The Glass Hotel
Emily St John Mandel (Author)
DescriptionA New York Times "20 Books We're Watching For in 2020"
An Entertainment Weekly, Newsweek, Bustle, Buzzfeed, GoodReads, The Millions, Boston Globe, USA Today, and Women's Day Most Anticipated Book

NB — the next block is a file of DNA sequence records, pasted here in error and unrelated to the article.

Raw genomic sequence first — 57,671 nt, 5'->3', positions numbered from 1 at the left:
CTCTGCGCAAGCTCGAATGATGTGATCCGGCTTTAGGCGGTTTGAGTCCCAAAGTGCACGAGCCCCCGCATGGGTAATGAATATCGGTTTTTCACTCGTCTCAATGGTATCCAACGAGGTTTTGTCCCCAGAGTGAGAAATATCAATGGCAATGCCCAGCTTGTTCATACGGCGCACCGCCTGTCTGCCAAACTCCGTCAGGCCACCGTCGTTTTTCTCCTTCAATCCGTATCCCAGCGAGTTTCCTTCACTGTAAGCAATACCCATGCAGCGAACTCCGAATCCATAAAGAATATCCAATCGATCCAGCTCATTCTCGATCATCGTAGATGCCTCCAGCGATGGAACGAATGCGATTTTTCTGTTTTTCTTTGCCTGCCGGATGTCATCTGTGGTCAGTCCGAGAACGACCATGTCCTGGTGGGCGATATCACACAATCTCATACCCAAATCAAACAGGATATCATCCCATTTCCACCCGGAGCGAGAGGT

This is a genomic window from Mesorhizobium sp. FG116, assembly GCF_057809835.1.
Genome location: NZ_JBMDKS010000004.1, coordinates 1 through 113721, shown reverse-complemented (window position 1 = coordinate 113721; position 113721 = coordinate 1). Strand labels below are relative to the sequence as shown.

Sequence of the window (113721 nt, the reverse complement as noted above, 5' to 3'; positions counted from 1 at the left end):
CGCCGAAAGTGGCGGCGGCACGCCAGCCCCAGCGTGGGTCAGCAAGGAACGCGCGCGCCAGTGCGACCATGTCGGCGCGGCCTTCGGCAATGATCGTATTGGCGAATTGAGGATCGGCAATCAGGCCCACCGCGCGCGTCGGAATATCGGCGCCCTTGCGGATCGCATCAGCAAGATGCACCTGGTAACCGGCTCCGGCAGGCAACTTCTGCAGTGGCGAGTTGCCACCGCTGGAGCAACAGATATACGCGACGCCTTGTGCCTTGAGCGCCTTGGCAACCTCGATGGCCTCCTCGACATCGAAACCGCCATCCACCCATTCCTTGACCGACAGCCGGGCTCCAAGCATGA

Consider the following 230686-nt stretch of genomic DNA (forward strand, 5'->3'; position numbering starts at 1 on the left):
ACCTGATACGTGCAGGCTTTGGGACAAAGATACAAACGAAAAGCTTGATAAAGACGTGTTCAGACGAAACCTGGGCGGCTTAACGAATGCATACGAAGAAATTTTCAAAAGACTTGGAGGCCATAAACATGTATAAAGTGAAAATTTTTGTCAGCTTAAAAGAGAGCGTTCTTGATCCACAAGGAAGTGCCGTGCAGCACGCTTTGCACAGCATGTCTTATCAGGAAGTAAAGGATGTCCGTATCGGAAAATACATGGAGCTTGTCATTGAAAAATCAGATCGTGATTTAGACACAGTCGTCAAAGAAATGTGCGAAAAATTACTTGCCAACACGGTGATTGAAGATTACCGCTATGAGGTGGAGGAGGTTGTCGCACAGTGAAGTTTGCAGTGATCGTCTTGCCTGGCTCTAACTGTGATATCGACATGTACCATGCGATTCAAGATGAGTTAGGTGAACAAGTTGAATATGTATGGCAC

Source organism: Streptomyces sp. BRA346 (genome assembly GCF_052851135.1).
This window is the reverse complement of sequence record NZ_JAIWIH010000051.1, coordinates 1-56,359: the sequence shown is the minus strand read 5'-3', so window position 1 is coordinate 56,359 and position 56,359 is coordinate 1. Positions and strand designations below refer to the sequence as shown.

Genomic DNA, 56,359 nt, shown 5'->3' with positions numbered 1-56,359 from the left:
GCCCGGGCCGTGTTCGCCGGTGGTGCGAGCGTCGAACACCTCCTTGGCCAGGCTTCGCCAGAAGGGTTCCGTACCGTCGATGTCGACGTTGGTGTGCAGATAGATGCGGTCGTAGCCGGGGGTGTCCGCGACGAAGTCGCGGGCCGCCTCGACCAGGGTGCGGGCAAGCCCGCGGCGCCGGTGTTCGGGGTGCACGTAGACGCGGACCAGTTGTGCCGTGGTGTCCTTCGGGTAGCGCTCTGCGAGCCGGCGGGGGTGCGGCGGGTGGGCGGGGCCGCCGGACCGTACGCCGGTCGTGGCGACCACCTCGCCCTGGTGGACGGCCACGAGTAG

From the award-winning author of Station Eleven ("Ingenious." - The New York Times), an exhilarating novel set at the glittering intersection of two seemingly disparate events-a massive Ponzi scheme collapse and the mysterious disappearance of a woman from a ship at sea. Vincent is a bartender at the Hotel Caiette, a five-star hotel on the northernmost tip of Vancouver Island. On the night she meets Jonathan Alkaitis, a hooded figure scrawls a message on the lobby's glass wall: "Why don't you swallow broken glass." Leon Prevant, a shipping executive for Neptune-Avradimis, reads the words and orders a drink to calm down. Alkaitis, the owner of the hotel and a wealthy investment manager, arrives too late to read the threat, never knowing it was intended for him. He leaves Vincent a hundred dollar tip along with his business card, and a year later they are living together as husband and wife. High above Manhattan, a greater crime is committed: Alkaitis is running an international Ponzi scheme, moving imaginary sums of money through clients' accounts. He holds the life savings of an artist named Olivia Collins, the fortunes of a Saudi prince and his extended family, and countless retirement funds, including Leon Prevant's. The collapse of the financial empire is as swift as it is devastating, obliterating fortunes and lives, while Vincent walks away into the night. Until, years later, she steps aboard a Neptune-Avramidis vessel, the Neptune Cumberland, and disappears from the ship between ports of call. In this captivating story of crisis and survival, Emily St. John Mandel takes readers through often hidden landscapes: campgrounds for the near-homeless, underground electronica clubs, the business of international shipping, service in luxury hotels, and life in a federal prison. Rife with unexpected beauty, The Glass Hotel is a captivating portrait of greed and guilt, love and delusion, ghosts and unintended consequences, and the infinite ways we search for meaning in our lives.